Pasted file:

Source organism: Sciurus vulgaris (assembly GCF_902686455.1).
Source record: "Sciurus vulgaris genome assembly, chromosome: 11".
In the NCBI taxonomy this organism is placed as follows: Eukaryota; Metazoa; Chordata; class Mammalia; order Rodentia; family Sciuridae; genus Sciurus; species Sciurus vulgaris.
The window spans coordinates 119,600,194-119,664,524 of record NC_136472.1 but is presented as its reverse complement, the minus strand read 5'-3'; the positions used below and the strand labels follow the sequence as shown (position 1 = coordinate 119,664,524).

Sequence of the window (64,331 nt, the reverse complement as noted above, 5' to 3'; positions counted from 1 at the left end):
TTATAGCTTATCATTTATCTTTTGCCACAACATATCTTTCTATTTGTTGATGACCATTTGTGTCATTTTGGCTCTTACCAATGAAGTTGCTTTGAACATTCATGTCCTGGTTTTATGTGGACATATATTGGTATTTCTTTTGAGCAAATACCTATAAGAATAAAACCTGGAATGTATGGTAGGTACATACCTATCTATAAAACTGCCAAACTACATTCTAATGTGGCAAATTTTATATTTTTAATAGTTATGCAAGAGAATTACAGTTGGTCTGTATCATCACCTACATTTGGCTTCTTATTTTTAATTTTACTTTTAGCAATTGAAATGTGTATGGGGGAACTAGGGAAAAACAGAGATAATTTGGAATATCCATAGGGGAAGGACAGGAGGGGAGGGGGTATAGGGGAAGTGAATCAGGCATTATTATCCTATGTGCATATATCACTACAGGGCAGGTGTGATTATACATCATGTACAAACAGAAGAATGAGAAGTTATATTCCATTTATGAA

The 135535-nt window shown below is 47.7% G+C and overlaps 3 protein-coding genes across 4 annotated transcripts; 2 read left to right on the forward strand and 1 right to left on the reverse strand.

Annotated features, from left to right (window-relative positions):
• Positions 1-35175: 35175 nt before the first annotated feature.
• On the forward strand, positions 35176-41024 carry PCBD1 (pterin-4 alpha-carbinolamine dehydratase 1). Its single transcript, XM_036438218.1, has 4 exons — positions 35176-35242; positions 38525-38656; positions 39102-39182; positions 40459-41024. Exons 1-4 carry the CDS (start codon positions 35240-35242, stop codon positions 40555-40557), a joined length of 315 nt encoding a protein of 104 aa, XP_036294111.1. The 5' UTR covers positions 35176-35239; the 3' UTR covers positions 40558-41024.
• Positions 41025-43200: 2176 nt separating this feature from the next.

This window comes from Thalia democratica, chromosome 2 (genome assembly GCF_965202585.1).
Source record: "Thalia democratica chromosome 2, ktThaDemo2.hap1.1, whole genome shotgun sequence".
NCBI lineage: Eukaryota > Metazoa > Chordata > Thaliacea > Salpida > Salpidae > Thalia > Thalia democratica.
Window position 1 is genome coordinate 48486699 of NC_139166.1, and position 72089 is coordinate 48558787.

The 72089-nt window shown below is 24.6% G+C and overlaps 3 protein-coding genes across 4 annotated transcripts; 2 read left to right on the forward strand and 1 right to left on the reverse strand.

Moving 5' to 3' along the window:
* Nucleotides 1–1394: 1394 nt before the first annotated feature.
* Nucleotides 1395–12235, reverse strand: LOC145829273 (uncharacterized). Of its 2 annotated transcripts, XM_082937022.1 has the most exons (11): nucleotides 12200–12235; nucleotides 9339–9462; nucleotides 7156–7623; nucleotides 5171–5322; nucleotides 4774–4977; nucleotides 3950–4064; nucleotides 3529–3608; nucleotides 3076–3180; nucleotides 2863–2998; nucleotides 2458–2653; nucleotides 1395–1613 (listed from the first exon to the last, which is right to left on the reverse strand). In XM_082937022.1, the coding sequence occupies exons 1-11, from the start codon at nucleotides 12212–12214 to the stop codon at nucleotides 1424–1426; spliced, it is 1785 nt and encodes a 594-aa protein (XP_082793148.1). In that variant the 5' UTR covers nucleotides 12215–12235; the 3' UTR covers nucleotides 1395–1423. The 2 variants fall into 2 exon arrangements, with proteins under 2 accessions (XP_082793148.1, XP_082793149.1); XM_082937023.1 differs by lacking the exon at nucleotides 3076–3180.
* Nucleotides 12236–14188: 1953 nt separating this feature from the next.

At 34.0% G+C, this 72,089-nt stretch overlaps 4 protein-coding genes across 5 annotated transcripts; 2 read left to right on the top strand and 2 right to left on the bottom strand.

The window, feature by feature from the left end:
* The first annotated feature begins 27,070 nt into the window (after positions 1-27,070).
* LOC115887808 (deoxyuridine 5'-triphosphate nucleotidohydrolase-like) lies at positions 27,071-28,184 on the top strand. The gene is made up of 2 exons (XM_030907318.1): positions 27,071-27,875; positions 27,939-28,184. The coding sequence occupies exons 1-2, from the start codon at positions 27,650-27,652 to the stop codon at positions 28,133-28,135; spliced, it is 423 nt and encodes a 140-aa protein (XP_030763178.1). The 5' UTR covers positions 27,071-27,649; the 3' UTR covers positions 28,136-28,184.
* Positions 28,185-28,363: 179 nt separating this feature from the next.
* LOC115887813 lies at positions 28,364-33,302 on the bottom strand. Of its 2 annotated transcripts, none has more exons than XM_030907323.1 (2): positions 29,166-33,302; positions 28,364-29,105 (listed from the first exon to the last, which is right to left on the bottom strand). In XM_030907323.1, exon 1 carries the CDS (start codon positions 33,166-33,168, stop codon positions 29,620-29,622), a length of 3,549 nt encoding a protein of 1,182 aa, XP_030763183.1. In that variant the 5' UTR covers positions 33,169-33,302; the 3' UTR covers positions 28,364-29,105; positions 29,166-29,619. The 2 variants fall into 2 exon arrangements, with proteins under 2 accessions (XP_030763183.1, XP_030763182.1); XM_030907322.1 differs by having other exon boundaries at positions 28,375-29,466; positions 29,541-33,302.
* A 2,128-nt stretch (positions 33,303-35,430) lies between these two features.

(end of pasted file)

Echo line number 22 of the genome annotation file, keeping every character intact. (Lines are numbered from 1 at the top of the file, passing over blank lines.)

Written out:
The window, feature by feature from the left end: